This transformation could retool and reshape the manner in which teachers deliver instruction. As well, use of technology could ultimately, blend enhanced learning styles into science, math, and other classroom subjects, which could provide a more rigorous learning experience to students. This experience of integrating music technology will enhance forward thinking. It will also provide faster processing and provide much needed feedback to improve creative thinking skills (Roach, 2013). During the music instructional time there is generally not enough engagement to challenge young musicians to think at a higher level. Clearly, with such technology, students who have a deeper comprehension could be encouraged to become able to demonstrate and perform at increased levels of achievement; this is likely to improve assessments and result in higher test scores (Ru-De, 2010).

Background and Justification

This study will take place in a middle school in Southeastern United States and will measure the impact of Audience Response Systems on Net Generation Learners (NGL). Eighty percent of the students enrolled at the test school site qualify for free or reduced-price lunches; two of the three schools qualify as Title I schools. The school's attendance rate is 90%, with 14% of students being absent more than 20 days. The student population is divided as follows: Asian -- 7%; Black -- 55%; Hispanic/Latino - 7.8%; and Caucasian -- 31.1%. There were 45 faculty members employed during the 2013-2014 school year. The school is surrounded by low-income and two-story subsidized housing.

According to Tang and Austin (2009), Net Generation Learners are engulfed by digital media; an increasingly number of devices are being developed because of the high demand from this generation. However, many challenges arise for NGL. For instance, the amount and type of technology used in the classroom could affect how the NGL accept feedback and faculty-driven instructions (Nelson & Hauck, 2008). Higher educational standards, increased student achievement, and technologies for teaching and learning have been identified as particularly challenging for education in the digital age (Rose & Meyer, 2007).

According to Rose and Meyer (2007), the flexibility of new media is a strongly positive learning tool for a diverse group of learners. The digital capacity that has been used to combine and transfer text, speech, and images leads to a more varied palette for communication, one that can accommodate the diverse capabilities, strengths, and weaknesses of the brain (Rose & Meyer, 2007). Incidental, but equally important, factors in using the new digital media educationally are that these methods support teachers in the areas of math, music, geography, physics, and physical education (Sunshine State Standards, 2007).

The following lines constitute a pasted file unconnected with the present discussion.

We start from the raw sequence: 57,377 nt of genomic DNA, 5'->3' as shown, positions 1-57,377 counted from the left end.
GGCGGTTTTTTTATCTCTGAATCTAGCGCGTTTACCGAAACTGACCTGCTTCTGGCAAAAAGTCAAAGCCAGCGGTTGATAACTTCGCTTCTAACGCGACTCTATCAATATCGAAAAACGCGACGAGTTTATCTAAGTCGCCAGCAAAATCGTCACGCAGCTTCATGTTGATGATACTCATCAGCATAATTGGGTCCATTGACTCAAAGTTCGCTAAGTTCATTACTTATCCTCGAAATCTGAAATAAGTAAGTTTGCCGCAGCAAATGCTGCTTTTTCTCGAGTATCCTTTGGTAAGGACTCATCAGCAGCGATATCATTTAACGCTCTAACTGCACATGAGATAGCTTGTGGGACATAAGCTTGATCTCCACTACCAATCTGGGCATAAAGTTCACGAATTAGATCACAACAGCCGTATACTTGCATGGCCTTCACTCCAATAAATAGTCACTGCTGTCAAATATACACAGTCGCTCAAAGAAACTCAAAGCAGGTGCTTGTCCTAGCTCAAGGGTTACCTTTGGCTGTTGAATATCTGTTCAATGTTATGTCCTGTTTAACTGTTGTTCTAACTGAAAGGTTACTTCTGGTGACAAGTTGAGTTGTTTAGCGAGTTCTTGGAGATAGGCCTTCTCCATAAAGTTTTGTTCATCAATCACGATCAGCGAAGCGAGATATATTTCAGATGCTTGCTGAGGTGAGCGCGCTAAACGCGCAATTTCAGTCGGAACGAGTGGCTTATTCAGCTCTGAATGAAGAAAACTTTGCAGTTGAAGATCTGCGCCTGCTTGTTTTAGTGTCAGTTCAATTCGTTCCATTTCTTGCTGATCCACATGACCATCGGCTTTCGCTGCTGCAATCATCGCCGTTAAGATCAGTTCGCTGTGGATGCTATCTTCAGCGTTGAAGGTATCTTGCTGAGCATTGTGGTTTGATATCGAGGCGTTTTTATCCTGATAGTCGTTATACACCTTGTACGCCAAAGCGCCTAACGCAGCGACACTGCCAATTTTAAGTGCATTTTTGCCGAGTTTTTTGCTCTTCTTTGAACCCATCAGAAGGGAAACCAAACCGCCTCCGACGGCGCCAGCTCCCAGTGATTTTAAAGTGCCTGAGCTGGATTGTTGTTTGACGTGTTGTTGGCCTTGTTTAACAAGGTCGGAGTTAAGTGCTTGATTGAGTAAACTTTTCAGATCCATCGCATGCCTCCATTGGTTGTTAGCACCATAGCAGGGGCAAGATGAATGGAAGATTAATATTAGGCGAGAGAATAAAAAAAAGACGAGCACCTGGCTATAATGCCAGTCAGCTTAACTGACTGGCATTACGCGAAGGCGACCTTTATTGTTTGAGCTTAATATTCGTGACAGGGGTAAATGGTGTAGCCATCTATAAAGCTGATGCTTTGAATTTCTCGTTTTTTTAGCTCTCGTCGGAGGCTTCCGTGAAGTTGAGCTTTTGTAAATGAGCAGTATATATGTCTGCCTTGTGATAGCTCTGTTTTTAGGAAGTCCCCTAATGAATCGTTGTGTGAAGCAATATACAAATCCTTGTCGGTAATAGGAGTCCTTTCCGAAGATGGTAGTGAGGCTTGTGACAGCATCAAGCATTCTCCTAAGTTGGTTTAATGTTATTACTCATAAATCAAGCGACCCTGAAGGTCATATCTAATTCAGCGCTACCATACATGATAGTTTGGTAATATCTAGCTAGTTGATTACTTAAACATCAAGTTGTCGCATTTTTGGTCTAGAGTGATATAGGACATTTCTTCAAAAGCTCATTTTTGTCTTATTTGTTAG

According to Voiogt & Pelgrun (2007), research data demonstrates that there is a significant gap between the reality and potentials of today's digital instructional classroom technology (ICT) and the availability of such technology in the classroom. Teachers consistently express their willingness, desire, and ability to integrate technology into the classroom (Voogt & Pelgrun, 2007). Promoting effective long-range educational technology planning at both the state and local levels will help ensure effective implementation of new technology. It will also lead to the development and maintenance of accountability measures and tracking procedures that are used to evaluate teachers with respect to: [1] improved technology integration within curricula and instruction; [2] increased ability of teachers to communicate and teach; and [3] improved assistance to enable students to achieve Florida's Sunshine State Standards (Florida Department Of Education, 2011).

In many schools, principals and administrators collaborate with teachers in classrooms, libraries, and computer labs to handle the difficult task of planning for technology integration; these administrators and staff also support distributed and uncoordinated efforts by enthusiastic teachers (Poddar & Rohde, 2012). Music technology that is purchased by district administrators may be limited, given that budget concerns likely supersede any decision by these leaders to provide more technology and professional development to core classroom teachers (National Endowment for the Arts, 2012). Specifically, the choice of the technology should be well thought out and discussed with all stakeholders involved. However, it is important to remember that without an educational focus, the technology in question is only an additional device or tool -- the utility of ARS depends on training educators as well (Gyberg & Hallstrom, 2011).

Referring to integrating technology, Ward (2009) showed that when Instructional Classroom Technology was used, students were more motivated, more creative, and performed at a higher level in all of their core courses. For example, students using a musical instrumental digital interface (MIDI) could use the computer to write their original compositions through a music keyboard, guitar, iPad, and additional midi capable devices. The research showed that students became self-motivated; as well, their interest in their music courses impressed many new students to join music programs that include technology (Campbell, 2007). The increase of the integration of technology and resources from the Internet into the students' learning experiences goes beyond the educational environment in terms of impact… [END OF PREVIEW]